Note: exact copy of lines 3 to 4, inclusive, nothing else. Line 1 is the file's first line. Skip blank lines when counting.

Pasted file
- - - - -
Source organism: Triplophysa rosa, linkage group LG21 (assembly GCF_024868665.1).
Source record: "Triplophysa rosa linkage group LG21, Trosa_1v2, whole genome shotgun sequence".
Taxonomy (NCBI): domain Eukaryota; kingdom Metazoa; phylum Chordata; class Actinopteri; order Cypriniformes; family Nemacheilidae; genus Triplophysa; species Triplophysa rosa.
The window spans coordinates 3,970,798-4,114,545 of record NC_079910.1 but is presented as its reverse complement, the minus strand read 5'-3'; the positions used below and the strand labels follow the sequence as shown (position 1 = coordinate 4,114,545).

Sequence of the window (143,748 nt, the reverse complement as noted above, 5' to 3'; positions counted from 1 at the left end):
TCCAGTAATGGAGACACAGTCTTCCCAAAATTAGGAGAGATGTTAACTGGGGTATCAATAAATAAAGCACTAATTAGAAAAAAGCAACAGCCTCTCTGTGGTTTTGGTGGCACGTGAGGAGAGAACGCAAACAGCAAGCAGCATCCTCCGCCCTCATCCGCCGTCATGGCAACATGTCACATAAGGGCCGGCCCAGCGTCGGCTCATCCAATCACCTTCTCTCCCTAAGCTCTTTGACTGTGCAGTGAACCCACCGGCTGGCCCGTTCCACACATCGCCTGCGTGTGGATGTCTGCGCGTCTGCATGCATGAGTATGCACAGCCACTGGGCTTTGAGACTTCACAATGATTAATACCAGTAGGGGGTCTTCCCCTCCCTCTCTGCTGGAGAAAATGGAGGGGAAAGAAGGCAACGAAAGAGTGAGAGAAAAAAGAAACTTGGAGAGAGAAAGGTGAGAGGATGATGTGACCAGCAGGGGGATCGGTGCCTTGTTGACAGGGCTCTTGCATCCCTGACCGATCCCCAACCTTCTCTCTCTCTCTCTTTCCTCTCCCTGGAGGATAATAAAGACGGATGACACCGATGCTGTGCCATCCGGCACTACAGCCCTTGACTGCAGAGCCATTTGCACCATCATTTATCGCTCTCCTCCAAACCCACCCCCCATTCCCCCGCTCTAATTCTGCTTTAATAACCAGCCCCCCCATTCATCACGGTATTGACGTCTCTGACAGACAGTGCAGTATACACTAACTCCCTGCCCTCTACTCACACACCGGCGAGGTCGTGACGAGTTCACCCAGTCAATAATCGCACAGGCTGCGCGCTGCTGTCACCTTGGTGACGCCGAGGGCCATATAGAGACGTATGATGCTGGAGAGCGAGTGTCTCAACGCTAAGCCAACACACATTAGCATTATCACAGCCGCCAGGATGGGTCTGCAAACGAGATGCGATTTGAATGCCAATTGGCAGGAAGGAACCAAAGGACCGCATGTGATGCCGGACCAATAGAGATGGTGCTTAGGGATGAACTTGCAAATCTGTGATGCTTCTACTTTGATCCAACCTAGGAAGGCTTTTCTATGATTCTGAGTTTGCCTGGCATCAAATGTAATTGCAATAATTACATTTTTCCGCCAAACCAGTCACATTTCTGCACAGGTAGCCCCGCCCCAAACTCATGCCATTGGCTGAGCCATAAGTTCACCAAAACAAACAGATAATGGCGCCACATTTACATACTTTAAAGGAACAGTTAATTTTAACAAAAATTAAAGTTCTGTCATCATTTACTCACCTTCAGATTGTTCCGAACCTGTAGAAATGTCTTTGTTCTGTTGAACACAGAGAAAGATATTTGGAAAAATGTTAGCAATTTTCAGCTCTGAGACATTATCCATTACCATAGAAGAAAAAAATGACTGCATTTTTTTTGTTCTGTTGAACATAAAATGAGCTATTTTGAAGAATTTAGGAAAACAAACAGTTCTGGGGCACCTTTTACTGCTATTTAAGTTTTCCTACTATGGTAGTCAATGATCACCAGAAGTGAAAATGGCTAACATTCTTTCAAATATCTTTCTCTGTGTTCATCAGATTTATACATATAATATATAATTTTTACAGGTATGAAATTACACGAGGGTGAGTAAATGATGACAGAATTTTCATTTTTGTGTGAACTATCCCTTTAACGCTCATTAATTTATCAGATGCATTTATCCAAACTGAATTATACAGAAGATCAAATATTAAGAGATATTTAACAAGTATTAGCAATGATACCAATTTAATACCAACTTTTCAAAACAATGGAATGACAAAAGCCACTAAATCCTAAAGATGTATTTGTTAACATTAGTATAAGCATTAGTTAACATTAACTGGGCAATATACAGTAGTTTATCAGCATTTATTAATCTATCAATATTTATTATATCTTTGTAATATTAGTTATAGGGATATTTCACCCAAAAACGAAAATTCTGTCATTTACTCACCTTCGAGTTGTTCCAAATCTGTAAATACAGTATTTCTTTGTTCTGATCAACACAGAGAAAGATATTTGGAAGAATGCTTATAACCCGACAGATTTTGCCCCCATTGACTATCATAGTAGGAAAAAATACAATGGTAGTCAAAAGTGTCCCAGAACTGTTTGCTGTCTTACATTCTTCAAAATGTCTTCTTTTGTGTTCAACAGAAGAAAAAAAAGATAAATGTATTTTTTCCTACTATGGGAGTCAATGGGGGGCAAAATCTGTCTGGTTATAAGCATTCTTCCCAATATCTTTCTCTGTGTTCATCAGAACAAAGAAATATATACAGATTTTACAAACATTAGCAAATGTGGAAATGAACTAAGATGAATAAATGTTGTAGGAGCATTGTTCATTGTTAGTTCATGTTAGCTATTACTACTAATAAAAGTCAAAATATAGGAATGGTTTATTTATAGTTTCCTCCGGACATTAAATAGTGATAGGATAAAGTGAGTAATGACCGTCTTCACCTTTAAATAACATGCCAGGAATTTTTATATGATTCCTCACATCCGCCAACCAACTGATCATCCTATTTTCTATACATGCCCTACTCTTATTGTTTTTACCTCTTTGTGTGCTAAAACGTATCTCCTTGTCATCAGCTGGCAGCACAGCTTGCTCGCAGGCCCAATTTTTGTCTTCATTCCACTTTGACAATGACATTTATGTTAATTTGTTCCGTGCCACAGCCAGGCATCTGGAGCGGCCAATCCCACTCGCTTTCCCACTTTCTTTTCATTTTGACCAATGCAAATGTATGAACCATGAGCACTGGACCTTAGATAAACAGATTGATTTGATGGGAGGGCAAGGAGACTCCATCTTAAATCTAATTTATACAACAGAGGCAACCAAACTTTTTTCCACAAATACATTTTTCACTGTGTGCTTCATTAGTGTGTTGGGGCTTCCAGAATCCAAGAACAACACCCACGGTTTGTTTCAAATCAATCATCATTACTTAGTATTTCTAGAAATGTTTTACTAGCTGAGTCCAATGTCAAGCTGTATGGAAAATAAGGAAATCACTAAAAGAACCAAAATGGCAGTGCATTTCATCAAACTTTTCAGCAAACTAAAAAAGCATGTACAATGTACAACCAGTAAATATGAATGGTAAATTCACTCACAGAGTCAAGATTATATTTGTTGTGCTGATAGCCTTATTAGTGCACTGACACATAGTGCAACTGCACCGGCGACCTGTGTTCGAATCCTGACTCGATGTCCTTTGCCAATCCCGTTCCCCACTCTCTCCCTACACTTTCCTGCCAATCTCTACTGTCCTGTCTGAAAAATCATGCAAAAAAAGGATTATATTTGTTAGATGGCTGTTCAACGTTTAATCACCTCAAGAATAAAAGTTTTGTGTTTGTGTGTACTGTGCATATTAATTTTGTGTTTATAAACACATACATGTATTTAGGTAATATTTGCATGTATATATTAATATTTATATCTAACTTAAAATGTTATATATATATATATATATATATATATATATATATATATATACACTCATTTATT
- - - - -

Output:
Taxonomy (NCBI): domain Eukaryota; kingdom Metazoa; phylum Chordata; class Actinopteri; order Cypriniformes; family Nemacheilidae; genus Triplophysa; species Triplophysa rosa.
The window spans coordinates 3,970,798-4,114,545 of record NC_079910.1 but is presented as its reverse complement, the minus strand read 5'-3'; the positions used below and the strand labels follow the sequence as shown (position 1 = coordinate 4,114,545).